Managing ego and conflict in the workplace is an unfortunate reality of working, but it can be very difficult without adequate leadership.
Managing ego and conflict in the workplace is an unfortunate reality of working, but it can be very difficult without adequate leadership. If you realize that your leader is the source of conflict rather than the one to resolve it, you might find yourself in the unfortunate position of having to manage your boss.
This is more common than you might think— only 19% of workers polled by Gallup in 2022 believed that their performance is managed in a way that motivates them to do outstanding work. 2 of the top 5 causes of employee burnout are poor management, according to Gallup’s Employee Burnout: Causes and Cures Report.
There are a lot of reasons why a leader is failing in their position— they might be egotistical, uninvested, a poor listener, demanding, or disrespectful. If that’s the case with your boss, you can’t necessarily change their behavior but you can take several steps to protect yourself in your workplace and make things as efficient and pleasant as possible. Here’s how to ‘manage up’ when leadership is failing.
Turn Problems into Opportunities
If you’re dealing with a manager who can’t take criticism, you need to find a workaround. One way to communicate clearly without being too direct is to frame problems as opportunities.
If you can’t rely on this boss for straightforward guidance, do some pre-work before approaching them. For example, you can say, “There’s an issue with X. Here are some details, and here are some ideas I had for approaching this. Do you have any suggestions or input on how we can improve X?” This helps soften blame and gives them some distance from their failings.
By giving difficult people options to succeed instead of just coming forward with issues (that they caused!), they will be less likely to feel attacked and more receptive to finding a positive solution.
Dive Into Your Boss’s DISC Style
Understanding behavior is key to resolving conflict in the workplace, and that’s where the DISC assessment comes in. You might not be lucky enough to know your boss’s DISC style, but the good news is that DISC is observable! You will likely be able to gain a loose understanding of their patterns of behavior; then, you can compare them to your behaviors.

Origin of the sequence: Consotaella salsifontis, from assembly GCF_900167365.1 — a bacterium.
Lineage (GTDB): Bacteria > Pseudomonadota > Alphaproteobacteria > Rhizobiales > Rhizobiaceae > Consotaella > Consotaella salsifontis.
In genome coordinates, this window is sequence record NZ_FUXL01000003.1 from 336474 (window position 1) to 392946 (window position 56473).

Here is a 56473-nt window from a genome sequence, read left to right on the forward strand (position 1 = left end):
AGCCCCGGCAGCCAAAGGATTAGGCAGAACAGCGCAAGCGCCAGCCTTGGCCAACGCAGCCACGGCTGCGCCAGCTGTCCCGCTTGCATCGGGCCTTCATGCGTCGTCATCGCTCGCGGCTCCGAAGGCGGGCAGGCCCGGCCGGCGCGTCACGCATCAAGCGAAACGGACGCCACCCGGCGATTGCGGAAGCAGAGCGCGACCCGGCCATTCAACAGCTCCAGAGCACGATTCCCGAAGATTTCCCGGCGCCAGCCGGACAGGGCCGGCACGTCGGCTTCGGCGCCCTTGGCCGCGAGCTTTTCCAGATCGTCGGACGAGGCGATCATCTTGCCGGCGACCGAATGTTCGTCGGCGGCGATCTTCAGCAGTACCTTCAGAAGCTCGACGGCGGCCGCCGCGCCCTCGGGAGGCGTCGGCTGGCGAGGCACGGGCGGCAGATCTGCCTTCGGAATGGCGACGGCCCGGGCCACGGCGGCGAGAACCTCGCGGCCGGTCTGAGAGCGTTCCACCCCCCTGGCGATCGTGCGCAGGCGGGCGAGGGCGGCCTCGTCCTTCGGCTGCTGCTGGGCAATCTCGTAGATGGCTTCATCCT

If you do have access to shared DISC results, check to see if your leader is over-adapting.
Over-adaptations happen when a job’s core responsibilities are fundamentally different from an individual’s standard behavior.
There’s not a lot you can do if your boss is in an ill-suited position but you can adjust your behavioral style to support them and help fill in skill gaps or gaps in understanding.
Pick Your Battles
Not every misunderstanding or error is worth an altercation, especially when you have a difficult boss. Knowing when to let an issue go is a crucial workplace skill.
If you’re known for your level-headedness and for staying out of conflict, this will help the people around you take your concern seriously. It might even make an impact on even the most neglectful leader, so try to limit your involvement in conflicts that require the involvement of your boss.
Know what to fight for: high-priority projects and situations that directly affect your quality of life at work. Then let the little stuff go.
Frame Criticism as Questions
This method of management is a great way to deal with anyone who clams up at criticism. It allows you to present the issue neutrally and seek out an answer together, rather than directly calling out the failing person. Instead of, “You aren’t doing X so I can’t do Y”, try